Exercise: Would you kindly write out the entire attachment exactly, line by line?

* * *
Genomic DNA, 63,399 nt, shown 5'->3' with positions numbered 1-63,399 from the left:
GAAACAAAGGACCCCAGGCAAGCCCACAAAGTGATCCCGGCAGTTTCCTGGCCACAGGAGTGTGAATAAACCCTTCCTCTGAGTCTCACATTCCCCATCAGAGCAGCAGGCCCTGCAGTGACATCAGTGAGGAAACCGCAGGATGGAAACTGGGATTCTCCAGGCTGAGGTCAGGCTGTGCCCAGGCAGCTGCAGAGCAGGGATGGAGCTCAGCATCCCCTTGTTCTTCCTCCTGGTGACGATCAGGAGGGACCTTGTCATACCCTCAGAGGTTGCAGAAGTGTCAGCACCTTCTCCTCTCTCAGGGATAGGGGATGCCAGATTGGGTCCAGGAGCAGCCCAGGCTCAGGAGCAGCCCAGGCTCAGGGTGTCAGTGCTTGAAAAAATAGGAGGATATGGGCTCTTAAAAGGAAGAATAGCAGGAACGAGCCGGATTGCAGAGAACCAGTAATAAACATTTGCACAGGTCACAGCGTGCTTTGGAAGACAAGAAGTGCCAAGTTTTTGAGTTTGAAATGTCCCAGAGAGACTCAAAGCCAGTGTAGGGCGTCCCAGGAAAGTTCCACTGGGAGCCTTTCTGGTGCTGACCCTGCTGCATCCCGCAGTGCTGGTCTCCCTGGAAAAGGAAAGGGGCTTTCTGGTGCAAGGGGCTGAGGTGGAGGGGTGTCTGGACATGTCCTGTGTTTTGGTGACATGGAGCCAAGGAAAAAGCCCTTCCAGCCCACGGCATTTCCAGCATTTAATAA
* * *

Genomic DNA, 63,399 nt, shown 5'->3' with positions numbered 1-63,399 from the left:
GAAACAAAGGACCCCAGGCAAGCCCACAAAGTGATCCCGGCAGTTTCCTGGCCACAGGAGTGTGAATAAACCCTTCCTCTGAGTCTCACATTCCCCATCAGAGCAGCAGGCCCTGCAGTGACATCAGTGAGGAAACCGCAGGATGGAAACTGGGATTCTCCAGGCTGAGGTCAGGCTGTGCCCAGGCAGCTGCAGAGCAGGGATGGAGCTCAGCATCCCCTTGTTCTTCCTCCTGGTGACGATCAGGAGGGACCTTGTCATACCCTCAGAGGTTGCAGAAGTGTCAGCACCTTCTCCTCTCTCAGGGATAGGGGATGCCAGATTGGGTCCAGGAGCAGCCCAGGCTCAGGAGCAGCCCAGGCTCAGGGTGTCAGTGCTTGAAAAAATAGGAGGATATGGGCTCTTAAAAGGAAGAATAGCAGGAACGAGCCGGATTGCAGAGAACCAGTAATAAACATTTGCACAGGTCACAGCGTGCTTTGGAAGACAAGAAGTGCCAAGTTTTTGAGTTTGAAATGTCCCAGAGAGACTCAAAGCCAGTGTAGGGCGTCCCAGGAAAGTTCCACTGGGAGCCTTTCTGGTGCTGACCCTGCTGCATCCCGCAGTGCTGGTCTCCCTGGAAAAGGAAAGGGGCTTTCTGGTGCAAGGGGCTGAGGTGGAGGGGTGTCTGGACATGTCCTGTGTTTTGGTGACATGGAGCCAAGGAAAAAGCCCTTCCAGCCCACGGCATTTCCAGCATTTAATAA